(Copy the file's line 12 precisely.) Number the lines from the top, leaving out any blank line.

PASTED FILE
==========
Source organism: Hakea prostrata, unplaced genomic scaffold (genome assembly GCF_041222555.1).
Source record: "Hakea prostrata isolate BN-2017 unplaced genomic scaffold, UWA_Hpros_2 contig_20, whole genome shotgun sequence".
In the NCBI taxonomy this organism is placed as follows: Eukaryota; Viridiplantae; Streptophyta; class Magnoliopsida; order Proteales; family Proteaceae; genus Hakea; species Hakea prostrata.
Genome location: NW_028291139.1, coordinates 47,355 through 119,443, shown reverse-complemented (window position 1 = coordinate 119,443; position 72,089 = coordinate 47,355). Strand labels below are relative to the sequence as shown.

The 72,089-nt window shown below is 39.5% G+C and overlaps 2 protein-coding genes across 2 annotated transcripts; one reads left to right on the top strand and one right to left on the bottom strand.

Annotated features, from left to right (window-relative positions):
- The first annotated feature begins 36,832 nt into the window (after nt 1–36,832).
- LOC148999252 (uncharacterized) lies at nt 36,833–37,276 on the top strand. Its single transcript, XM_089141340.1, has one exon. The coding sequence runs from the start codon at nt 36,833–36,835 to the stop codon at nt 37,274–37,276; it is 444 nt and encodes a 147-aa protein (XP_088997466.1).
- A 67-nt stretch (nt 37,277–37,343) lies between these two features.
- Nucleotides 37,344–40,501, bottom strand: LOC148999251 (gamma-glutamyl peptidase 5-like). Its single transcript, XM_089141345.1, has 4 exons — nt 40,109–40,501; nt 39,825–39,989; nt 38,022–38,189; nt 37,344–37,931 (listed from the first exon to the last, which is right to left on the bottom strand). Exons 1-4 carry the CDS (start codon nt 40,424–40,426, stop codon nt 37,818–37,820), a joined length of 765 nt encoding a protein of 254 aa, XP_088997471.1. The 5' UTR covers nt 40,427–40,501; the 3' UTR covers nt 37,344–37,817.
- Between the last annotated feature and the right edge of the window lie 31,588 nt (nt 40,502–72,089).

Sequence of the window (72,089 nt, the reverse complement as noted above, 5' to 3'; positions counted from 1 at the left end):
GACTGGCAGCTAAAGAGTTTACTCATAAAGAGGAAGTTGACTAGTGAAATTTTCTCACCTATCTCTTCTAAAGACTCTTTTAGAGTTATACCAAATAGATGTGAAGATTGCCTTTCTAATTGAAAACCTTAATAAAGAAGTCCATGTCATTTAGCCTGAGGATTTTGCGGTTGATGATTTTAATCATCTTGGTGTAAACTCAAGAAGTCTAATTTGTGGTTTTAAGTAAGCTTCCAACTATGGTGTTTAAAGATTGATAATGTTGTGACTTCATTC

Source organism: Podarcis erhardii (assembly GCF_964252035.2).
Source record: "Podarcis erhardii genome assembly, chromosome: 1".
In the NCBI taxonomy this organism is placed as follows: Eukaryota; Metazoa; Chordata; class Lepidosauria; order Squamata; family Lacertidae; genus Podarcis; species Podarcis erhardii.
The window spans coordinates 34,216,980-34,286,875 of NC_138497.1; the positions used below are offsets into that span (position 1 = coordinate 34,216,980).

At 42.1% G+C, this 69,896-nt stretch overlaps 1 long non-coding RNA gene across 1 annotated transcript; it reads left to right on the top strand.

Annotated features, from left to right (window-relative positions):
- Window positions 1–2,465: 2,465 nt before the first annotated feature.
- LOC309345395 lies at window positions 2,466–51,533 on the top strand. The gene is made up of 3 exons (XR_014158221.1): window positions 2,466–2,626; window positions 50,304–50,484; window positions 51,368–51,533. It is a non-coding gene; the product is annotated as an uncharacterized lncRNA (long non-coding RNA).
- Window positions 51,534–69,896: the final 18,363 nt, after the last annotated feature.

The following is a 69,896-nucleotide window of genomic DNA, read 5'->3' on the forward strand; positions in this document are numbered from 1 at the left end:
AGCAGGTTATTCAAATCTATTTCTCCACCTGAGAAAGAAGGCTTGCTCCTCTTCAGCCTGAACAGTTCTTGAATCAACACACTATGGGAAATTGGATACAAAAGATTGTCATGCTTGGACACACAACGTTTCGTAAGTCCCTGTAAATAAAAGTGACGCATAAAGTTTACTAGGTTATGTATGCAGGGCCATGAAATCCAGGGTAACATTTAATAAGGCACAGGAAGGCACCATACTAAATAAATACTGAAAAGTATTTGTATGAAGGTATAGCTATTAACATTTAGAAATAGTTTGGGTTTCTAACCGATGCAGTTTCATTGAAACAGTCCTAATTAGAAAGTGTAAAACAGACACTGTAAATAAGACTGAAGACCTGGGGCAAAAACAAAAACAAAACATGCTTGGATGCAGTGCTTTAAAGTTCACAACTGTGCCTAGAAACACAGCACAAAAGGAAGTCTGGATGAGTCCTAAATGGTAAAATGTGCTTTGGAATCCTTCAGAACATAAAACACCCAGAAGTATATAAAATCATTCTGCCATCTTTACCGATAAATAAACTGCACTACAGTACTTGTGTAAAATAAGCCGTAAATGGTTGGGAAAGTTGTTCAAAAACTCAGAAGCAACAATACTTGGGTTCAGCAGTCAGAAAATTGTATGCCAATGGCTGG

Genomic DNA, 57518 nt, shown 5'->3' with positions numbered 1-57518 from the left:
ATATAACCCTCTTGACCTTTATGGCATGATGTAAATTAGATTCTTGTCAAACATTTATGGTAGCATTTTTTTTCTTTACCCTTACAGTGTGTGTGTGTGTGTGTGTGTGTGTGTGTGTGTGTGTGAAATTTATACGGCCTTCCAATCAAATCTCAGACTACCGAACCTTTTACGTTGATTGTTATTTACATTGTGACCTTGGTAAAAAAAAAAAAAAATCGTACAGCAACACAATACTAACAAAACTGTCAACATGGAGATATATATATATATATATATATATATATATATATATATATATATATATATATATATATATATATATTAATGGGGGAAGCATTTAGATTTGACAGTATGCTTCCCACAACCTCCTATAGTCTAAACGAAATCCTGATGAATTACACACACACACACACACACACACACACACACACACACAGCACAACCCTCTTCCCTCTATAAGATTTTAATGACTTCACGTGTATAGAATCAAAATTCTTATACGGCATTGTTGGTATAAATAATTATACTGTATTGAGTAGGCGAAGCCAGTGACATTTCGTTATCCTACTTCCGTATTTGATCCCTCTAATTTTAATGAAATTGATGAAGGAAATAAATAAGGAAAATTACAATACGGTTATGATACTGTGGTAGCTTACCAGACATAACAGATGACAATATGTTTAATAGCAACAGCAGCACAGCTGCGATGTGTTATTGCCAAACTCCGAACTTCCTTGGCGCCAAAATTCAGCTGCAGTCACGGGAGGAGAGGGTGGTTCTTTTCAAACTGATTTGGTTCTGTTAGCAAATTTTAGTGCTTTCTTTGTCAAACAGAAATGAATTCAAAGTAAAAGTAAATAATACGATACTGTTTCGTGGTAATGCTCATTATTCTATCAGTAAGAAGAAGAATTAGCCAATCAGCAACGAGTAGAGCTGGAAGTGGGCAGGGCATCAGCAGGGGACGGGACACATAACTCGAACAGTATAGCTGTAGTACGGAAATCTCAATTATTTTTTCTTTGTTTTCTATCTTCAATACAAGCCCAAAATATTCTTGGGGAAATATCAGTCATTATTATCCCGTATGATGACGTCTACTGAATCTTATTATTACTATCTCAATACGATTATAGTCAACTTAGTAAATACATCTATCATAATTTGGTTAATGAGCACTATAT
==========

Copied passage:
Sequence of the window (72,089 nt, the reverse complement as noted above, 5' to 3'; positions counted from 1 at the left end):